Through the eyes of a glaucoma patient
Regardless of what type of glaucoma you have, the untreated end result is essentially the same: loss of vision. While this deterioration of vision may happen rapidly (narrow-angle glaucoma) or over time (open-angle glaucoma), the “silent thief of vision” begins by creeping into your peripheral vision.
It’s difficult to identify glaucoma without an eye exam, until permanent damage has already occurred. This not only stresses the importance of regular comprehensive eye exams, but encourages people to look for early signs of glaucoma.
The images below reflect what people see during the beginning and progressing stages of glaucoma, making it possible to recognize if you should seek treatment.
According to a study on what glaucoma patients see, loss of peripheral vision isn’t always the first problem glaucoma patients notice. It’s common for their vision to blur slightly and for the patient to require more lighting than usual in order to see an object clearly.
Individuals passed the beginning stages of glaucoma have reported issues differentiating color and clarity, comparing it to looking through a pair of dirty glasses. They also experience a minor darkening of peripheral boundaries.
As mentioned, glaucoma affects your sight beginning with your peripheral vision, which can be described as the corner boundaries of your visual field. In the early stages of glaucoma, your peripheral vision will fade or darken.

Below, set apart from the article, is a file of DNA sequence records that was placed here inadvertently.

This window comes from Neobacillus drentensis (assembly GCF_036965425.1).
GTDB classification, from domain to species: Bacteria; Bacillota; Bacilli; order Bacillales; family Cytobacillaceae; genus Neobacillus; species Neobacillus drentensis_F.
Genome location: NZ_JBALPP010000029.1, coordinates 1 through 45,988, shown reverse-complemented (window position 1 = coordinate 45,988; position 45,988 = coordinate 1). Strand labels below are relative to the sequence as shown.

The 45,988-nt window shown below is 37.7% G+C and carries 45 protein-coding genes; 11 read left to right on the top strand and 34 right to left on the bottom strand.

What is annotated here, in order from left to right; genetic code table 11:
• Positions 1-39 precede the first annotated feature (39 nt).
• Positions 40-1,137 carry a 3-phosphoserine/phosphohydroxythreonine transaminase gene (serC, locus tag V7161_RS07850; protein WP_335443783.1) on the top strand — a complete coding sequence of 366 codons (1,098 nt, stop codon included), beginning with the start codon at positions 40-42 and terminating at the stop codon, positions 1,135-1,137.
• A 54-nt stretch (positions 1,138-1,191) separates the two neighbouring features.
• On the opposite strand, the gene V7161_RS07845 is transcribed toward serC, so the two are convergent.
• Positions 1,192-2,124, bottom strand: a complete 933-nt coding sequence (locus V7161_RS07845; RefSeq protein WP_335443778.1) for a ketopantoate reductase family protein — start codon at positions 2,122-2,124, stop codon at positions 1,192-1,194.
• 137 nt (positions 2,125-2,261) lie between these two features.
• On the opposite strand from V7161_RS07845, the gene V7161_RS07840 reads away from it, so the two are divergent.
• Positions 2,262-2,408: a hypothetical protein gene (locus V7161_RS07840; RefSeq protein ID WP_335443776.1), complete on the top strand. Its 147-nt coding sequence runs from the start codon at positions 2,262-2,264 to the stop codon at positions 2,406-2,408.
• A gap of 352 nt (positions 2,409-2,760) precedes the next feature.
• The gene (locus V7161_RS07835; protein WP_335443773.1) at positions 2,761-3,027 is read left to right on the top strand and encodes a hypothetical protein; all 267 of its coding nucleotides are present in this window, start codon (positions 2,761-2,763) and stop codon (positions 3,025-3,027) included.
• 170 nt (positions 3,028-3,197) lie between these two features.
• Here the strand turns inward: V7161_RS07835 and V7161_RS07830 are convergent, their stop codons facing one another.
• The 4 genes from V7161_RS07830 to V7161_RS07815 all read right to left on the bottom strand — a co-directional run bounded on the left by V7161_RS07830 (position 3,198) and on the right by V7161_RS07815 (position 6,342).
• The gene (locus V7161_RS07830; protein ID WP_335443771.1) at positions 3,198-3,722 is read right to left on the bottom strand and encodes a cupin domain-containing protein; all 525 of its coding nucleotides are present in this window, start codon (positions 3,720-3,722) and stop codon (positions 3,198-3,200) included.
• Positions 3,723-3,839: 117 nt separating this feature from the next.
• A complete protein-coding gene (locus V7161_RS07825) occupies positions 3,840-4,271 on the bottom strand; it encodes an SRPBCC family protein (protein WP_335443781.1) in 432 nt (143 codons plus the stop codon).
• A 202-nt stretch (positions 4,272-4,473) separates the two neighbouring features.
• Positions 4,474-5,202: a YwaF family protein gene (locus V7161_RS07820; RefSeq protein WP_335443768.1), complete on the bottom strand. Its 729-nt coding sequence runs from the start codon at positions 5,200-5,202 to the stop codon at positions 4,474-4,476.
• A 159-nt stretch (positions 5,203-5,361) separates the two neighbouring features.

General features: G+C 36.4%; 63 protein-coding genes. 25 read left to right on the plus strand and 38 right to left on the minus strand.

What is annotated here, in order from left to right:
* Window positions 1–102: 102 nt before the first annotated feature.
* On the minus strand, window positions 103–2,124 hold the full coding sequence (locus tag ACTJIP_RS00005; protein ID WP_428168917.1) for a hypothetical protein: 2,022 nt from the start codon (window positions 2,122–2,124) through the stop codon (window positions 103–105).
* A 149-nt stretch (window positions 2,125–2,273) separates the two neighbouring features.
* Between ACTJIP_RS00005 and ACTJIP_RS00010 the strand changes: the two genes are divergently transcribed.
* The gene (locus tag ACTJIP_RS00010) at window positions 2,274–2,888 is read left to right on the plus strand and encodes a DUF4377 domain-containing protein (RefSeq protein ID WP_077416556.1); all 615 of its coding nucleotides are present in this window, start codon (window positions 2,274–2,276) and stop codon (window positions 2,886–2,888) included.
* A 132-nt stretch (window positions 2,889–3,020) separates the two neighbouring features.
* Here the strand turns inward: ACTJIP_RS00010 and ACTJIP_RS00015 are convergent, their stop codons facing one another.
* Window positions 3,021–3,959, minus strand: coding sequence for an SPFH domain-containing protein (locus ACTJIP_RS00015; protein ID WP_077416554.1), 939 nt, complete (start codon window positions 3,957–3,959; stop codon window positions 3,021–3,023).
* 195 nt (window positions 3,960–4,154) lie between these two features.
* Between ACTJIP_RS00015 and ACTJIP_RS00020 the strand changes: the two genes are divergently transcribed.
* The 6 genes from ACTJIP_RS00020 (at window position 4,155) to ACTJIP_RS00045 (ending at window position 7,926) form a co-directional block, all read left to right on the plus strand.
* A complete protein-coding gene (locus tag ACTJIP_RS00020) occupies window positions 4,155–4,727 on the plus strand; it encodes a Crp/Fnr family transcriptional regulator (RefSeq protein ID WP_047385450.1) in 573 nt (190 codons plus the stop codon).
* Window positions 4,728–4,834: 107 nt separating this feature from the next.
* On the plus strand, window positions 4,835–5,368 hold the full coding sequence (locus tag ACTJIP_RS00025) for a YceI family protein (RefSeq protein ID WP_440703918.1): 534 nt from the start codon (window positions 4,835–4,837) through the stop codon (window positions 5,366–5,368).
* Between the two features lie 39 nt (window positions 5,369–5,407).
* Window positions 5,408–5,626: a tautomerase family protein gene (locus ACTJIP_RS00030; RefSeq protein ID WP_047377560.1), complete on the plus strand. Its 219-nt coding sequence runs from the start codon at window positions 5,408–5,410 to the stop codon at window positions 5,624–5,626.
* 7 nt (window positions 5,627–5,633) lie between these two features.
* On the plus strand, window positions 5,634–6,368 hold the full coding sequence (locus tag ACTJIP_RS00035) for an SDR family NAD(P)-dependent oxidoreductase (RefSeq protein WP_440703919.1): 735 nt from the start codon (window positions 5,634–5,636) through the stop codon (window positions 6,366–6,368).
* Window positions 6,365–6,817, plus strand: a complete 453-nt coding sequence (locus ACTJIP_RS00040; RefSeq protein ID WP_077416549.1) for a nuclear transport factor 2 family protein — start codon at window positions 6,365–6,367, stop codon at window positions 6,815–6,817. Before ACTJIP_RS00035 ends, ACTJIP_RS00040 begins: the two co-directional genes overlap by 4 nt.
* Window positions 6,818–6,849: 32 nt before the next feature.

Typically, when we think of “peripheral vision,” we imagine the previous image, which demonstrates what many glaucoma patients experience. However, losing “peripheral vision” can also include nasal peripherals (loss of sight in the inner corners of eyes) or losing sight in one eye over the other.
If left untreated, glaucoma will impact your entire field of vision, leaving very little, if any, sight. What’s worse, the vision you lose to glaucoma is permanent and cannot be reversed or restored with treatment.
Stop glaucoma before it’s too late
Glaucoma can easily be managed by reducing and maintaining the amount of pressure within the eye. Fortunately, there are several ways to achieve this:
Medicated eye drops
Eye drops are usually the first stop when treating glaucoma. They lower eye pressure by reducing how much fluid is in the eyes and allowing eye fluid to drain more effectively. While eye drops are typically an excellent non-invasive treatment option, they require frequent application throughout the day in order to get the full effect. For some, this may seem disruptive and inconvenient for their schedule.
Taking oral medication to improve function of the optic nerve or lower eye pressure is also an option. On the upside, it’s less of a hassle than using eye drops; the downside includes potential side effects and added cost.
Surgical procedures for glaucoma typically involve a laser that targets the tissues in charge of draining fluid from the eye, leading to lower eye pressure. While surgical solutions are usually very effective, it will not permanently eliminate your glaucoma risk. After approximately 10 years, your eye will require a touch-up procedure to keep glaucoma at bay.
Page published in August 2020
Page updated in August 2020